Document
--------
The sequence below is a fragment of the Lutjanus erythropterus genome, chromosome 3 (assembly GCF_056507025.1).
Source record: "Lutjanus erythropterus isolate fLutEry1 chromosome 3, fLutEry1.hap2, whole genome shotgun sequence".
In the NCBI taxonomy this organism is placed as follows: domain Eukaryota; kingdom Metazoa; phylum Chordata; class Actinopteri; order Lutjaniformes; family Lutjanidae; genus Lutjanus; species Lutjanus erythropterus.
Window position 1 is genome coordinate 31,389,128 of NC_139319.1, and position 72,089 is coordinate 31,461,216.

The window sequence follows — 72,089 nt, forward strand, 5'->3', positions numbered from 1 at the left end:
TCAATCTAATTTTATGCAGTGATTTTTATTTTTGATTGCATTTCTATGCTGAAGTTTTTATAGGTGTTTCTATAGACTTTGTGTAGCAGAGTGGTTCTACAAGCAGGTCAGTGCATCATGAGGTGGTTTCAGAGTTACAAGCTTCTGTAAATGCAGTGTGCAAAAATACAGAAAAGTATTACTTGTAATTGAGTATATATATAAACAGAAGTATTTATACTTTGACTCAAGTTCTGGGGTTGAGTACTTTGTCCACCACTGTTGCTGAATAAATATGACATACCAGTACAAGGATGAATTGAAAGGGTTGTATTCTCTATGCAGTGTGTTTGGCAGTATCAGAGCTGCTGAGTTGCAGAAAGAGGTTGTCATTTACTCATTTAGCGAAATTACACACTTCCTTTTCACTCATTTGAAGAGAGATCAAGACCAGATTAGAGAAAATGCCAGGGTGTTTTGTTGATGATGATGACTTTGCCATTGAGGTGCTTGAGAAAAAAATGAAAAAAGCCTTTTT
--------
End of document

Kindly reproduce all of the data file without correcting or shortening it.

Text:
The sequence below is a fragment of the Lutjanus erythropterus genome, chromosome 3 (assembly GCF_056507025.1).
Source record: "Lutjanus erythropterus isolate fLutEry1 chromosome 3, fLutEry1.hap2, whole genome shotgun sequence".
In the NCBI taxonomy this organism is placed as follows: domain Eukaryota; kingdom Metazoa; phylum Chordata; class Actinopteri; order Lutjaniformes; family Lutjanidae; genus Lutjanus; species Lutjanus erythropterus.
Window position 1 is genome coordinate 31,389,128 of NC_139319.1, and position 72,089 is coordinate 31,461,216.

The window sequence follows — 72,089 nt, forward strand, 5'->3', positions numbered from 1 at the left end:
TCAATCTAATTTTATGCAGTGATTTTTATTTTTGATTGCATTTCTATGCTGAAGTTTTTATAGGTGTTTCTATAGACTTTGTGTAGCAGAGTGGTTCTACAAGCAGGTCAGTGCATCATGAGGTGGTTTCAGAGTTACAAGCTTCTGTAAATGCAGTGTGCAAAAATACAGAAAAGTATTACTTGTAATTGAGTATATATATAAACAGAAGTATTTATACTTTGACTCAAGTTCTGGGGTTGAGTACTTTGTCCACCACTGTTGCTGAATAAATATGACATACCAGTACAAGGATGAATTGAAAGGGTTGTATTCTCTATGCAGTGTGTTTGGCAGTATCAGAGCTGCTGAGTTGCAGAAAGAGGTTGTCATTTACTCATTTAGCGAAATTACACACTTCCTTTTCACTCATTTGAAGAGAGATCAAGACCAGATTAGAGAAAATGCCAGGGTGTTTTGTTGATGATGATGACTTTGCCATTGAGGTGCTTGAGAAAAAAATGAAAAAAGCCTTTTT